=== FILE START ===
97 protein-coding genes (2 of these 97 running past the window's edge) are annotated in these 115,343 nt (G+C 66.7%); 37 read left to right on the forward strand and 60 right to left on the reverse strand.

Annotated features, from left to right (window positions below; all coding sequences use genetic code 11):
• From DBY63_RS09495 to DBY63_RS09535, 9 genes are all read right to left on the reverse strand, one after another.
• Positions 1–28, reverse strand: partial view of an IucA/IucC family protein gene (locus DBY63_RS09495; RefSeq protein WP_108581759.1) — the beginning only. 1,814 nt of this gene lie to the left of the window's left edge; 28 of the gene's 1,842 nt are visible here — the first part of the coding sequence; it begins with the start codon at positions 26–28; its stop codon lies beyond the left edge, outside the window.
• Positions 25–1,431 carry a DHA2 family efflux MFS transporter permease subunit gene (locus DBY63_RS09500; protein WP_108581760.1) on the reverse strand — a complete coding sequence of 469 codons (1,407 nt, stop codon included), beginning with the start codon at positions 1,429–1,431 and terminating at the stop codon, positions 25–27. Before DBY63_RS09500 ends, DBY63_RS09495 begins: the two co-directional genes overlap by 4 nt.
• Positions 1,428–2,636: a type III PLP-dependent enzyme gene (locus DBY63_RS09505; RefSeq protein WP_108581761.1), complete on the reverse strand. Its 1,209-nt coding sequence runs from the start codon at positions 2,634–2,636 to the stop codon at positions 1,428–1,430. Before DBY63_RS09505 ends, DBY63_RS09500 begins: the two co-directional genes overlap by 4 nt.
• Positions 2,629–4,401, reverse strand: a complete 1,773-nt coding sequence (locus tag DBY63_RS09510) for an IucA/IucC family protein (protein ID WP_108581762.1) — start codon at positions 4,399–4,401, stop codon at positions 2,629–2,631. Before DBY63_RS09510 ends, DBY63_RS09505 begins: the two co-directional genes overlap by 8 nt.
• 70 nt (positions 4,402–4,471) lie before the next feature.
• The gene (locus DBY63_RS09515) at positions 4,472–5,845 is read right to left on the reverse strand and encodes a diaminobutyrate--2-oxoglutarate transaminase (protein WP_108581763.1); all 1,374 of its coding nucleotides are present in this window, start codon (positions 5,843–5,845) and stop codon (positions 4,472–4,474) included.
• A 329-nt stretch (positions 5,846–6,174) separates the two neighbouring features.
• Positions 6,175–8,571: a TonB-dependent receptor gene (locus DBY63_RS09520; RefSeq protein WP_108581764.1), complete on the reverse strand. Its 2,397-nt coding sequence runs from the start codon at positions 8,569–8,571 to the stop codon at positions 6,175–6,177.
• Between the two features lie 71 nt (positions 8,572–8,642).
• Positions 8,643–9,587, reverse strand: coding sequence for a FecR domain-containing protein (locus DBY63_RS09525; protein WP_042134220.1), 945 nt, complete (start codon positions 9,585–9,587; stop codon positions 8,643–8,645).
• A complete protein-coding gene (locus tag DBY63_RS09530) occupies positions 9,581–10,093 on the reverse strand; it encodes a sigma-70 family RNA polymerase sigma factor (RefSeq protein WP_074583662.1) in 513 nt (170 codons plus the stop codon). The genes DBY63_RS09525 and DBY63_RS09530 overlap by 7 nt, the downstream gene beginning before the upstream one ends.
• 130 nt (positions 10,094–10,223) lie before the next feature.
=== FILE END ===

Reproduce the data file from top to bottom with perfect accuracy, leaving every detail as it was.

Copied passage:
97 protein-coding genes (2 of these 97 running past the window's edge) are annotated in these 115,343 nt (G+C 66.7%); 37 read left to right on the forward strand and 60 right to left on the reverse strand.

Annotated features, from left to right (window positions below; all coding sequences use genetic code 11):
• From DBY63_RS09495 to DBY63_RS09535, 9 genes are all read right to left on the reverse strand, one after another.
• Positions 1–28, reverse strand: partial view of an IucA/IucC family protein gene (locus DBY63_RS09495; RefSeq protein WP_108581759.1) — the beginning only. 1,814 nt of this gene lie to the left of the window's left edge; 28 of the gene's 1,842 nt are visible here — the first part of the coding sequence; it begins with the start codon at positions 26–28; its stop codon lies beyond the left edge, outside the window.
• Positions 25–1,431 carry a DHA2 family efflux MFS transporter permease subunit gene (locus DBY63_RS09500; protein WP_108581760.1) on the reverse strand — a complete coding sequence of 469 codons (1,407 nt, stop codon included), beginning with the start codon at positions 1,429–1,431 and terminating at the stop codon, positions 25–27. Before DBY63_RS09500 ends, DBY63_RS09495 begins: the two co-directional genes overlap by 4 nt.
• Positions 1,428–2,636: a type III PLP-dependent enzyme gene (locus DBY63_RS09505; RefSeq protein WP_108581761.1), complete on the reverse strand. Its 1,209-nt coding sequence runs from the start codon at positions 2,634–2,636 to the stop codon at positions 1,428–1,430. Before DBY63_RS09505 ends, DBY63_RS09500 begins: the two co-directional genes overlap by 4 nt.
• Positions 2,629–4,401, reverse strand: a complete 1,773-nt coding sequence (locus tag DBY63_RS09510) for an IucA/IucC family protein (protein ID WP_108581762.1) — start codon at positions 4,399–4,401, stop codon at positions 2,629–2,631. Before DBY63_RS09510 ends, DBY63_RS09505 begins: the two co-directional genes overlap by 8 nt.
• 70 nt (positions 4,402–4,471) lie before the next feature.
• The gene (locus DBY63_RS09515) at positions 4,472–5,845 is read right to left on the reverse strand and encodes a diaminobutyrate--2-oxoglutarate transaminase (protein WP_108581763.1); all 1,374 of its coding nucleotides are present in this window, start codon (positions 5,843–5,845) and stop codon (positions 4,472–4,474) included.
• A 329-nt stretch (positions 5,846–6,174) separates the two neighbouring features.
• Positions 6,175–8,571: a TonB-dependent receptor gene (locus DBY63_RS09520; RefSeq protein WP_108581764.1), complete on the reverse strand. Its 2,397-nt coding sequence runs from the start codon at positions 8,569–8,571 to the stop codon at positions 6,175–6,177.
• Between the two features lie 71 nt (positions 8,572–8,642).
• Positions 8,643–9,587, reverse strand: coding sequence for a FecR domain-containing protein (locus DBY63_RS09525; protein WP_042134220.1), 945 nt, complete (start codon positions 9,585–9,587; stop codon positions 8,643–8,645).
• A complete protein-coding gene (locus tag DBY63_RS09530) occupies positions 9,581–10,093 on the reverse strand; it encodes a sigma-70 family RNA polymerase sigma factor (RefSeq protein WP_074583662.1) in 513 nt (170 codons plus the stop codon). The genes DBY63_RS09525 and DBY63_RS09530 overlap by 7 nt, the downstream gene beginning before the upstream one ends.
• 130 nt (positions 10,094–10,223) lie before the next feature.